Working with Simeone, allows Harkness the perfect vehicle for his signature understated drive, jazz invention and sly charm that is compelling. Both are gifted musicians and are two of the most respected artists’ on the scene today. Simeone, who is a lyric’s best friend, caressed imperishable blues gems that spanned the decades from 1930’s“Mood Indigo” (Ellington-Brigard) to the 1946 “Angel Eyes” (Brent-Dennis), and soothed it with newer greats like a breezy “Caught Up In the Rapture” from 1986. All were given deep, mellow treatments with a silken lilt that riveted against Harknes’s flawless instrumental support and silky solo riffs. Their duet on the 1967 soul classic, “When Something Is Wrong With My Baby” (Hayes-Porter) channeled some wailing blues that turned into a philosophical mantra deployed on a spiritual journey of longing that was a serious highlight. A less showy treatment was applied to Sondheim’s “Losing My Mind” from Follies which was given Simeone’s own introspective spin that eschewed gratuitous drama. This song about obsession, that is sung in the show by a mature woman, was given a talk-singing approach that was interesting.
Of course, the emotionally-charged show stopper came with “Lay Me Down”which capped the show. The original song and video by Smith are about the funeral of a lover. Simeone emotes this like a bereft preacher at a burial. Phrases like “No words can explain, the way that I am missing you” and “… you told me not to cry when you are gone…” are heartbreaking. In the small room, with so many aware of the grief he was experiencing, it was shattering with an emotional brilliance that demonstrated why this singing star, who put his whole career on hold to care for a crippled partner who was dying, deserves to move on to bigger stages.
Collectively, Harkness and Simeone are two of today’s most respected musical artists’. Unlike Simeone’s exuberant persona, Harkness is reserved with clever, understated quips that only enhance his buoyant partner’s in a way that complements the duo. They’re a perfect commercial match in a show that can make waves beyond cabaret.
Not enough can be said about the artistry of Sean Harkness. He belongs in a league with legends like George Benson, Bill Frisell and Reinholdt Django. He’s that good. His richly multi-layered licks are awesome in their execution on a superbly restrained “When Sunny Gets Blue” from 1956 (Fisher-Segal) and “My Favorite Things” (Rodgers-Hammerstein ll) to his own brilliant “Spring Holiday”, the man’s talent knows no bounds. Seeing both together, letting loose, on the same stage iis a stroke of booking genius. Each has shared the stage with many excellent partners over the years. However, this overdue union proves to be a hands down winner in a must see show.
Blue: An Evening of Sean Harkness & Marcus Simeone runs at Don’t Tell Mama on Sundays, May 28, June 18 and July 23.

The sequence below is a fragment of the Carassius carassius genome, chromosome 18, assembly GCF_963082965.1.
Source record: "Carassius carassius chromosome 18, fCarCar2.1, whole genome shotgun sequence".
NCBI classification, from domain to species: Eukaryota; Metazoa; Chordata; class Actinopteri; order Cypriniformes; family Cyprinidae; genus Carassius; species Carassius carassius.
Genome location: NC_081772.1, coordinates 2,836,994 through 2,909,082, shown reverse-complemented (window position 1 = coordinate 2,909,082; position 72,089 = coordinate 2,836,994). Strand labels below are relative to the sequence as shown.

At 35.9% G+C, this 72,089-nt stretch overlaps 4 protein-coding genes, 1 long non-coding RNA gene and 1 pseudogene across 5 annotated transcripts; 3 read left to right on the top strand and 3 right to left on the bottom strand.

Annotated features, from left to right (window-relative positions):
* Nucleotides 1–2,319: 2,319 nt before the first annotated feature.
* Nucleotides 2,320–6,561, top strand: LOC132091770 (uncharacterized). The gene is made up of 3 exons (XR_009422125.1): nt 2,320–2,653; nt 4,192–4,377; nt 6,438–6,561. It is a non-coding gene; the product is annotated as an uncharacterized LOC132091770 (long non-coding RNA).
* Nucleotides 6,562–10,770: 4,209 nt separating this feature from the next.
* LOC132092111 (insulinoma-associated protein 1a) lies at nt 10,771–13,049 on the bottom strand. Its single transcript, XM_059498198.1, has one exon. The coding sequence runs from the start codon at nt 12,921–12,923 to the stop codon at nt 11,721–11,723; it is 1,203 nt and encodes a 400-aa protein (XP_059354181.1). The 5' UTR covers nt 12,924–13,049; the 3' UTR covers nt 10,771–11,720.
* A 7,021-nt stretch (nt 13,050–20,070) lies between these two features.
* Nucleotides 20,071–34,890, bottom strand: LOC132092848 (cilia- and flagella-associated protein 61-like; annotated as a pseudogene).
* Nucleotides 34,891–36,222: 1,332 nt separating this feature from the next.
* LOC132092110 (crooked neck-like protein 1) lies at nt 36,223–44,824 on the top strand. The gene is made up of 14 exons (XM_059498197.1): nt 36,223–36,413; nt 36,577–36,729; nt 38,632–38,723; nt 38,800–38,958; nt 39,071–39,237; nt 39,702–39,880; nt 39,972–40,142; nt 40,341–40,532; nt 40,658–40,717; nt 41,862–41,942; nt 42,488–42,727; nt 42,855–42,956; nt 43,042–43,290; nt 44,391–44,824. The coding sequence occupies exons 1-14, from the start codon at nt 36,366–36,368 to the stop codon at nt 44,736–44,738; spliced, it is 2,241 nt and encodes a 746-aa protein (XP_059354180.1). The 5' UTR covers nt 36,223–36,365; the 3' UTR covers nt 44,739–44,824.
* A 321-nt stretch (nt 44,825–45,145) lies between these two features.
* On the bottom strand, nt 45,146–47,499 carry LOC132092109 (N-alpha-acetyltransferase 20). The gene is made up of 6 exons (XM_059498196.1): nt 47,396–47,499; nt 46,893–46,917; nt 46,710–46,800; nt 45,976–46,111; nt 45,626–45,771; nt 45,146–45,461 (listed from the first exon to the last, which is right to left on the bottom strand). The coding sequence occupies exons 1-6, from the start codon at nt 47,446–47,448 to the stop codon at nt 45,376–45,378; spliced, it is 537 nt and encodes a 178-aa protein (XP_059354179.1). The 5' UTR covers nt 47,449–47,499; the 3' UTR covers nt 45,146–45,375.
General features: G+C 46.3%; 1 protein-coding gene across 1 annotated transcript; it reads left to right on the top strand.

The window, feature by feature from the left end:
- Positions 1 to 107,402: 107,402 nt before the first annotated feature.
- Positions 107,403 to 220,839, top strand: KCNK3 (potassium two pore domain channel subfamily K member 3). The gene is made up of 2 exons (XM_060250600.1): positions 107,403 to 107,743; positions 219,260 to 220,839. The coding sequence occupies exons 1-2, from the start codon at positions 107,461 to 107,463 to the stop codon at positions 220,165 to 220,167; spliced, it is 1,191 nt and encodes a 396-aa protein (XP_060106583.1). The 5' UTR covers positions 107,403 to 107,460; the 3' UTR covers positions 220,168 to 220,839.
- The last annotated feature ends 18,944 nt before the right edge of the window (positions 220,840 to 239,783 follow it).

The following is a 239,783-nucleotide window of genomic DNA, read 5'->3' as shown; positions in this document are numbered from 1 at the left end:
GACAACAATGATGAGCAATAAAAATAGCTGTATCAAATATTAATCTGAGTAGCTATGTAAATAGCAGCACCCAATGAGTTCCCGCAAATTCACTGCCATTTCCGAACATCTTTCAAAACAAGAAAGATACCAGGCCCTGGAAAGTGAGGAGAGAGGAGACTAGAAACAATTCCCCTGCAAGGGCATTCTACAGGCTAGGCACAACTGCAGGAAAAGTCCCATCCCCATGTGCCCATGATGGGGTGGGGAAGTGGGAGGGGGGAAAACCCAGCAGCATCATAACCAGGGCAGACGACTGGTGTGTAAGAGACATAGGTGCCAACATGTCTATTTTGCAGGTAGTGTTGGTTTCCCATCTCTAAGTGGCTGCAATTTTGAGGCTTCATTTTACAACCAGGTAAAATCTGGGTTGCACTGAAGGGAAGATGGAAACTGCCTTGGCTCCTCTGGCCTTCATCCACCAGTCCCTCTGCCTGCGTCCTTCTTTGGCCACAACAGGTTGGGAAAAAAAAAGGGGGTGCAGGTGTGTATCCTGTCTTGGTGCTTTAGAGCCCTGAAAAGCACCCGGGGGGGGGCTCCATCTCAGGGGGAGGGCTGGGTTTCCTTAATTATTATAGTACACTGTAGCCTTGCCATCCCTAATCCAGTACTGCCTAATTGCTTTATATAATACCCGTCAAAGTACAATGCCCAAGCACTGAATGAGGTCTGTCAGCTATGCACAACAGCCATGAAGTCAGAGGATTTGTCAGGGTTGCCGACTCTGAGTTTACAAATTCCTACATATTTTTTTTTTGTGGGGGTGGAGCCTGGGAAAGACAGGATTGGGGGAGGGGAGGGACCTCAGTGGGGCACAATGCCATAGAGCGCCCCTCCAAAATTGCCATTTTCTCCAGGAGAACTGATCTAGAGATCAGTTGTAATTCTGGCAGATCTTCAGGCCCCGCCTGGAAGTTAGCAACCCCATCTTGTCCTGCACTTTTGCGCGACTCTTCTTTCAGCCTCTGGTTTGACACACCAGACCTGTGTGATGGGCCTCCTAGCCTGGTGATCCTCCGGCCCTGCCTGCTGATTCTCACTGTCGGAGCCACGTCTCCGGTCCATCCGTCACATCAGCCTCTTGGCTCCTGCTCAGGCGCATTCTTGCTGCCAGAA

(Full Disclosure: I knows Sean and am friendly with Marcus whom I have rarely written about. However, this show is so exceptional and powerful, I felt it was professionally justified. This applies to any other acquaintance or friend in the cabaret arena. After more than 30 years of reviewing, etc., I have come to know many other performers from celebrities to newcomers as do most other reviewers. I feel that coming to know an artist after many years, should not preclude me from covering them on occasion.)
Sheree Sano at Don’t Tell Mama Piano Bar: The Lady Is A Vamp
Sheree Sano has a life worth singing about aside from her talents as a songwriter and singer. And that’s just what’s she’s doing these days from 5:00 to 9:00 on Fridays and Sundays at Don’t Tell Mama where she holds court from behind the piano. Whether creating her own spin on gentle background moods, Broadway tunes or some old fashioned rock and roll, Sano knows her stuff. Regulars love her and she bowled them over showing how it’s done last year with definitive takes on “Something Wonderful” among other gems at the club’s Next Big Act vocal competition where she was a finalist. The lady knows how to create a pin-dropper mood and hold an audience in her hand. She also knows as much about phrasing as Sinatra did. This is also evidenced live or on her superb CDs with many great songs such as “On the Street Where You Live”, “Night And Day”, “Somewhere”, “Piano Man” and her own “My Rock”. Her repertoire is expansive and filled with eclectic styles. A jazz-tinged, underrated style is her signature. Those in the know are sure of one thing, Sheree Sano is one of Manhattan’s hidden treasures who’s in an elite league with popular greats like Buddy Barnes and Beri Blair who once ruled Restaurant Row. All had their own uniqueness that made them so special on the piano room circuit and each could hush a room or just plain rock it when called for. Like Marie Blake and others from
an era we will never see again, Sheree Sano is classy, relevant and leaves a formidable impression to savor and remember. Catch her on Fridays and Sundays at Don’t Tell Mama from 5:00 to 9:00.
The cabaret community mourns the passing of one of it’s champion mainstays for 27 years. Stu Hamstra passed away on April 13 after a long illness. He had been living in Miami, Florida for the last several years after decades in New York. Through the years, he was publisher and editor of his folksy, well-known magazine/blog Cabaret Hotline (print edition) and Cabaret Hotline Online. The site became a must for cabaret lovers and performers worldwide to keep up with announcements and news about their beloved cabaret community. Stu enthusiastically promoted endless new talent and supported rising stars as well as legendary artists’. His always chatty, newsy Hotline blog will be missed.